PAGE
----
Why did the Committee of Privileges hearing videos have to be made public so quickly?

Recordings of the hearings were released at most 2 days after. What would be lost (or gained) if they were published later on?

Sulaiman Daud | Nigel Chua | December 17, 2021, 06:25 PM

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Over the past two weeks, Singapore's Parliament has published five special reports and more than 34 hours of footage from the ongoing Committee of Privileges (COP) hearings.

If you're a regular follower of Singapore's Parliamentary proceedings, those numbers might not faze you one bit.

After all, Parliament hearings just for a single day have stretched for as long as 10 hours, sometimes running past midnight.

All Parliament sessions have been live-streamed since Jan. 4, 2021, in the name of "transparency, accountability, and accessibility".

Publication of recorded COP hearings in full

But the recent COP hearings are not ordinary sessions of Parliament, and received different treatment.

While Parliamentary debates are transcribed and made available to the public via the Hansard, transcripts of the COP hearings were not published. Instead, the COP made special reports summarising what was said, and capturing the minutes of the COP's meetings.

Instead of live-streaming, Parliament published video recordings of the COP hearings in full, some time after the hearings.

The hearings (at least, the first few videos) proved surprisingly popular among Singapore audiences.

A number of videos from gov.sg were identified to be "Trending" on YouTube in Singapore, after the first batch of videos were released.

Screenshot by Nigel Chua.

Method and timing of COP materials' release decided by COP itself

But who determines what the COP should publish, and when?

These appear to be issues that were decided by the COP itself.

In fact, after the release of the first special report and first set of videos on Dec. 3, the Office of the Clerk of Parliament issued a statement about the issuance of reports.

The statement cited the Standing Orders of Parliament, and saying:

"Under Standing Order 105(2), the Committee may, at any time during its proceedings, make a Special Report to Parliament on any matter which it may think fit to bring to the notice of Parliament. This keeps Parliament informed of the progress of its investigations in a timely manner when appropriate."

The statement was issued after some — including the Workers' Party itself — highlighted that the first report had been issued without first taking evidence from WP leaders, even though it contained "serious allegations".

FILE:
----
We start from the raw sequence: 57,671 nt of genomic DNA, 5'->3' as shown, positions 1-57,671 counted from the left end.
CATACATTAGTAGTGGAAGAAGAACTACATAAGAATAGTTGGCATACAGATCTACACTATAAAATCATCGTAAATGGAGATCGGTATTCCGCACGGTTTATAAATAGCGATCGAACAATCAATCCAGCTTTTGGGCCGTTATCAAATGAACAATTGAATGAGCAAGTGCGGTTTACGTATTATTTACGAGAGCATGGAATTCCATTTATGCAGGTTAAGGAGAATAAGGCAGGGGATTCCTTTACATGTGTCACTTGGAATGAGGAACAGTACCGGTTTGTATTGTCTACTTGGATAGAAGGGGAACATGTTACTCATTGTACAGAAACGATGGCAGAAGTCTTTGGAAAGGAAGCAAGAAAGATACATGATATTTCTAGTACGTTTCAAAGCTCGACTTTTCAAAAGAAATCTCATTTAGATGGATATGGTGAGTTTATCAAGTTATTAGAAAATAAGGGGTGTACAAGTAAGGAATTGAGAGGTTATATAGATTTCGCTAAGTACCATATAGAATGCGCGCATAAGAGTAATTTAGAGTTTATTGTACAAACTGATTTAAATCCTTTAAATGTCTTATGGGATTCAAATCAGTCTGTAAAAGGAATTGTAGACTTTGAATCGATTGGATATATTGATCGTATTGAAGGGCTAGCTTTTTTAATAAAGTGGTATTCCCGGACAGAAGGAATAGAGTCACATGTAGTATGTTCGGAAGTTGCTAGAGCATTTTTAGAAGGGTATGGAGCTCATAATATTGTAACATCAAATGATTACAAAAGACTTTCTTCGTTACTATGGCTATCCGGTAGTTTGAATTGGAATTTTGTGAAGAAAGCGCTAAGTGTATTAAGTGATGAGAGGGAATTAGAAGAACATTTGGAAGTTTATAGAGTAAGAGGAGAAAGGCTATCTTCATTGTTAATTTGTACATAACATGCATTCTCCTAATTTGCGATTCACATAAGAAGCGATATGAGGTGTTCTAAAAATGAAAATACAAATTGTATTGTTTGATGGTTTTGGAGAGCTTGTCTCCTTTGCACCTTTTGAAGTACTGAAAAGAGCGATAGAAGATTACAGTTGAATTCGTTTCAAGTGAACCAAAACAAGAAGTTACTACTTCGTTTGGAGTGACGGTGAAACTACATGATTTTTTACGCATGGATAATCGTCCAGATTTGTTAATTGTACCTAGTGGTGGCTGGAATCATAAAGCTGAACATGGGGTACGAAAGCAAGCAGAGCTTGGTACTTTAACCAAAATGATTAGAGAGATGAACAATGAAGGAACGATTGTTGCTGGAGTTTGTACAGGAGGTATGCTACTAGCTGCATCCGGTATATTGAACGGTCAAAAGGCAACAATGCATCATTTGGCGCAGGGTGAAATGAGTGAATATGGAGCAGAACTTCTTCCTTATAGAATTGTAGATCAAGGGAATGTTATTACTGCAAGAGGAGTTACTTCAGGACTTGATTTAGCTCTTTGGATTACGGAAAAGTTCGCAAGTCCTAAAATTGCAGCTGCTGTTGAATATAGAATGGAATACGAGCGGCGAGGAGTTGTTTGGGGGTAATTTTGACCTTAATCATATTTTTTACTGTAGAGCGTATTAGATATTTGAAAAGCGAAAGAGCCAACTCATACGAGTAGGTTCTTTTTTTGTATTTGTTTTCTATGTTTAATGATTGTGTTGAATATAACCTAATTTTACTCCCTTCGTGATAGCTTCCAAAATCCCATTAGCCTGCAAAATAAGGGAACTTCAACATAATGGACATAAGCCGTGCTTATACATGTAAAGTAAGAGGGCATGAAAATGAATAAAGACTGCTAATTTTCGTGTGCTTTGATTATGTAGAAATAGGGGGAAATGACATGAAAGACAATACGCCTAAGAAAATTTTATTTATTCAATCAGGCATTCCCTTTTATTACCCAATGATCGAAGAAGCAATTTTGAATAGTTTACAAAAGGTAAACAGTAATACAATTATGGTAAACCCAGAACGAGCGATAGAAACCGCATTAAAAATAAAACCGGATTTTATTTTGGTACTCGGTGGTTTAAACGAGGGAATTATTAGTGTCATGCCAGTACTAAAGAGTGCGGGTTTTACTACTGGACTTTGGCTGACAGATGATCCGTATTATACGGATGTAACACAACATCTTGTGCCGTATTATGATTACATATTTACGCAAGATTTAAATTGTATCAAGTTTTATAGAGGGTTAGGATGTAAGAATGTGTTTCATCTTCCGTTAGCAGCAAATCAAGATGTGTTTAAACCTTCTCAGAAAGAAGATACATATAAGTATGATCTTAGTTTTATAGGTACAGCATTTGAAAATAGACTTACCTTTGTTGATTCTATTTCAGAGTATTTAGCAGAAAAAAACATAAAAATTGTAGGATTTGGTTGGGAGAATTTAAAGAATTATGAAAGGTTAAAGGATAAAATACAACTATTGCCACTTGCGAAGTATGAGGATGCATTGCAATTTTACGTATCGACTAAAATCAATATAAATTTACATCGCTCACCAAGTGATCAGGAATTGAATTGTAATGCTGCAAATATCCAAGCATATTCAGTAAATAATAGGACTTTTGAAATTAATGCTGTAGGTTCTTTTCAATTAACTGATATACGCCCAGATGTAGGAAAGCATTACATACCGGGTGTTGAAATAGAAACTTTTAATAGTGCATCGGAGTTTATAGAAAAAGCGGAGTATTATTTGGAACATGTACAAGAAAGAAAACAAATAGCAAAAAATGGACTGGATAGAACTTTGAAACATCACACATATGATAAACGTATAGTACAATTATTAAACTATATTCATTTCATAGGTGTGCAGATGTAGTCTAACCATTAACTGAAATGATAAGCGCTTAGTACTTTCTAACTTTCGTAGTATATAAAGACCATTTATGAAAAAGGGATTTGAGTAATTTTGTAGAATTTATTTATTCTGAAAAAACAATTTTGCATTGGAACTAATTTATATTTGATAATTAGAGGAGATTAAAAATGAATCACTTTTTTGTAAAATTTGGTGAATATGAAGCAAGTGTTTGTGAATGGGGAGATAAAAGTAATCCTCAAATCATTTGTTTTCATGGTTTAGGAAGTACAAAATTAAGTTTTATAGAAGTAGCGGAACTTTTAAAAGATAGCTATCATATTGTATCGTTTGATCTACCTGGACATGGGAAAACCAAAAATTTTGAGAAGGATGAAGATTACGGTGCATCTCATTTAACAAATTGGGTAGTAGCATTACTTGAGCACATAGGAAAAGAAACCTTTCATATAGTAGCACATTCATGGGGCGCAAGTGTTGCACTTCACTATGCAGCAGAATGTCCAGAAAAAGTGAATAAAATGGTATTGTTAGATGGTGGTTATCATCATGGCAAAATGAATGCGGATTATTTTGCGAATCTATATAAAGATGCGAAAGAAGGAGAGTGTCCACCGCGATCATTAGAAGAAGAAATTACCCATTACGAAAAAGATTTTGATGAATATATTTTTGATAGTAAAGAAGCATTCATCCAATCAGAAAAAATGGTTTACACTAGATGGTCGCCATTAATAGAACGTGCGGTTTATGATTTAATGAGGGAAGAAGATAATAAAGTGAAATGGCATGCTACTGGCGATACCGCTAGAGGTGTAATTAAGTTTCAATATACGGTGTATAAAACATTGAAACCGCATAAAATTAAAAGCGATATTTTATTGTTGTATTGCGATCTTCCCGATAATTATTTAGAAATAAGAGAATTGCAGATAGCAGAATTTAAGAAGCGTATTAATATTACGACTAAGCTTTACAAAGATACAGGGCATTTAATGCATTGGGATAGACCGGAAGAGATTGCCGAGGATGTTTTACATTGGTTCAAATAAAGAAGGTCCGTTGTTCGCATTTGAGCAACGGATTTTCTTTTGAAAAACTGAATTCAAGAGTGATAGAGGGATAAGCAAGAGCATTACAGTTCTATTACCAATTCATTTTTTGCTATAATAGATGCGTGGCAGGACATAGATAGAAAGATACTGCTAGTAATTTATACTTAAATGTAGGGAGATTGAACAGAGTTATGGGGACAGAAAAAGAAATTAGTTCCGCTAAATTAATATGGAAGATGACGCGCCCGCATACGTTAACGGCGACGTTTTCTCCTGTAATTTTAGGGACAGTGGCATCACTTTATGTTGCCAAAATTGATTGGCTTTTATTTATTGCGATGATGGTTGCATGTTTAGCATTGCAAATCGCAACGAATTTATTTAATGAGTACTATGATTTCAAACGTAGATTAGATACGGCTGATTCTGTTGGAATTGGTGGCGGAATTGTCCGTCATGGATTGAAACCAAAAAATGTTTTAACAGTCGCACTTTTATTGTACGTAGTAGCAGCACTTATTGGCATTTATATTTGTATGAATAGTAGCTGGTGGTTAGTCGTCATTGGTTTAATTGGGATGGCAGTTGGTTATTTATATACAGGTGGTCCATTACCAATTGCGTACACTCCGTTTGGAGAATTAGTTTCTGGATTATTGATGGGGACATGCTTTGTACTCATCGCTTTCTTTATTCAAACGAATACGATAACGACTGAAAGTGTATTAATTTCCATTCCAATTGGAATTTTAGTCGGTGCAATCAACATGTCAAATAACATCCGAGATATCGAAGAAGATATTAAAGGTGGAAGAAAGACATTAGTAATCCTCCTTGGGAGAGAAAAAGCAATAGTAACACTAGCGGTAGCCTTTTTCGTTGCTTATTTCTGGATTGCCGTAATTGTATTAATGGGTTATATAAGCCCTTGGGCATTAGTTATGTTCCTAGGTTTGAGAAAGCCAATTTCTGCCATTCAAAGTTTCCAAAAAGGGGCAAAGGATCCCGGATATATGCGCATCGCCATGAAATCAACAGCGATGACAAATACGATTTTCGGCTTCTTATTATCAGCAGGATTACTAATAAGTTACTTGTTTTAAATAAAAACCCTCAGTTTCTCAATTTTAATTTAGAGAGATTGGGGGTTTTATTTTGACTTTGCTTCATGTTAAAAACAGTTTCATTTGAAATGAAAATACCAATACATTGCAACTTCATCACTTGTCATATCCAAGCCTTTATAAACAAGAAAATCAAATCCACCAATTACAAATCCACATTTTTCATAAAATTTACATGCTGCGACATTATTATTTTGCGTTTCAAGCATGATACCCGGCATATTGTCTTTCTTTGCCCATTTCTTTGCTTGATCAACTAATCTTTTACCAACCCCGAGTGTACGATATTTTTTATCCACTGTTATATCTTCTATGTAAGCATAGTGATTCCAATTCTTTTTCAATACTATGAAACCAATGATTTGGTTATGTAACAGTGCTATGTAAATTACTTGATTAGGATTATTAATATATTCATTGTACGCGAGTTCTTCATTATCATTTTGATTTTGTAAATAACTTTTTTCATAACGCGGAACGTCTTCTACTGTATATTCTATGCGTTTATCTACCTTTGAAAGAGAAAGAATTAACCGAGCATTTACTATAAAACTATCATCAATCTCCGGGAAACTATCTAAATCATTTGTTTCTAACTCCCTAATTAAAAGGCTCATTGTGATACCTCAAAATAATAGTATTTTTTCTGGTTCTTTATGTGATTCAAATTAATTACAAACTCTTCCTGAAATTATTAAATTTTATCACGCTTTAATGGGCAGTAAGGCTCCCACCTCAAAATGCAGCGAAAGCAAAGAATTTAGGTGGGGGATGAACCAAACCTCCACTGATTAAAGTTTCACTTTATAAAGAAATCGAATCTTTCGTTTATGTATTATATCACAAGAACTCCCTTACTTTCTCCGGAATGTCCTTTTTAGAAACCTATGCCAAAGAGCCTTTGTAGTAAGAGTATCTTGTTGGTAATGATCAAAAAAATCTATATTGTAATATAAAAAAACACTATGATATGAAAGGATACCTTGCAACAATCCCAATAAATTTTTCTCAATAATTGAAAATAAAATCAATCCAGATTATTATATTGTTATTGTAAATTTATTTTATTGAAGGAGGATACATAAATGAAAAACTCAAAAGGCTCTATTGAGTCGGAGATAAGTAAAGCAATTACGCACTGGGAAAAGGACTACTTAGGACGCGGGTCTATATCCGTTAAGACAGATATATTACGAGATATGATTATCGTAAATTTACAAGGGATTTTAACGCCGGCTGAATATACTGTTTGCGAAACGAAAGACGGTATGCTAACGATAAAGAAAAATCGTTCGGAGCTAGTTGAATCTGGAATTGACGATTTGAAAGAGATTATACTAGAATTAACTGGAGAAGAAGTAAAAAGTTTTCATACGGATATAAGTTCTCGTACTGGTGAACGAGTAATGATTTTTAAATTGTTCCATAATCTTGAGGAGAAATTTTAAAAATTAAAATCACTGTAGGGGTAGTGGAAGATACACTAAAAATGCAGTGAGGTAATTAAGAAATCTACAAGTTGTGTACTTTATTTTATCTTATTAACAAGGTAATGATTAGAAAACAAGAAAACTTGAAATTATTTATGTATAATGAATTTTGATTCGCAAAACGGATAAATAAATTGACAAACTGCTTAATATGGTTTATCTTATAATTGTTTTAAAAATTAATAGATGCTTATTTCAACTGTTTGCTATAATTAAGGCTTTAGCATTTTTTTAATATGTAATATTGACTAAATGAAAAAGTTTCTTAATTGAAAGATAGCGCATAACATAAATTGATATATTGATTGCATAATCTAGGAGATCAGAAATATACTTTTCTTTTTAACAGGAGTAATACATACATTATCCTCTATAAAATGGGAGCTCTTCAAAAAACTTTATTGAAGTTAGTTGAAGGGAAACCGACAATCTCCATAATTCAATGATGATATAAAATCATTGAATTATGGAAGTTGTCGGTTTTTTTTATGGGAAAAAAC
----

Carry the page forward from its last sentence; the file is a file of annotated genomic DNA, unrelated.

How else could it have been done?

The COP could have justified a different method and timing of publishing its materials.

For example, it could have delayed the public release of its various special reports, and the footage of the hearings, to a later date — perhaps after it had completed its fact-finding.

To ensure that Parliament could still be informed "in a timely manner", the reports and footage could still have been circulated to Members of Parliament (MPs).

It could even go to the other extreme, and grant even greater public access to the hearings, for example, by live-streaming the proceedings, or by allowing members of the public to be present in the audience — this was done in 2018 for the hearings of the Select Committee on Deliberate Online Falsehoods.

Regardless of all the possible options that the COP had, what we do know is that the publication of the first set of full video recordings was the decision of the COP — by a vote of seven against one.

The COP conducted the first round of its interviews on Dec. 2 and Dec. 3, and published the recordings on Dec. 3, along with its report.

Publishing the report and recordings soon after the hearing (within two days at most) appears to have become a norm or standard practice:

  • Hearings on Dec. 2 - 3, first special report on Dec. 3, Friday.
  • Hearing on Dec. 9, second special report on Dec. 11, Saturday.
  • Hearing on Dec. 10, third special report on Dec. 12, Sunday.
  • Hearings on Dec. 13, fourth special report on Dec. 14, Tuesday.
  • Hearing on Dec. 15, fifth special report on Dec. 15, Wednesday.

The decisions to release the subsequent recordings continued to get a single vote of dissent from WP's Dennis Tan.

Unintended outcomes?

The fact that information is made available to the public certainly goes towards transparency and accountability.

But the chosen method and timing of this information's release may have resulted in some unintended outcomes.

Could witnesses "confer" via the published recordings?

For example, at the close of the hearings, witnesses were instructed by Tan Chuan-Jin, the Chairman of the COP and Speaker of Parliament, that they were "not to discuss what transpired here with anybody else".

Tan confirmed to Loh Pei Ying, the first witness, that this extended to her family, and even her husband.

The details of the proceedings were likely considered confidential as it was important to ensure that witnesses did not confer with one another to prepare their answers, or, in a worst-case hypothetical scenario, to try and sync up prepared answers so as to mislead the COP.

This was definitely something that the COP appeared to be concerned about, given its extensive questioning of Workers' Party Vice Chair and Aljunied MP Faisal Manap.

Faisal had brought a note with him to the COP hearing, and was asked if he discussed the contents with anyone, and whether he was given comments in the course of two meetings with Pritam Singh and Sylvia Lim (of two to three hours each) just prior to his appearance before the COP.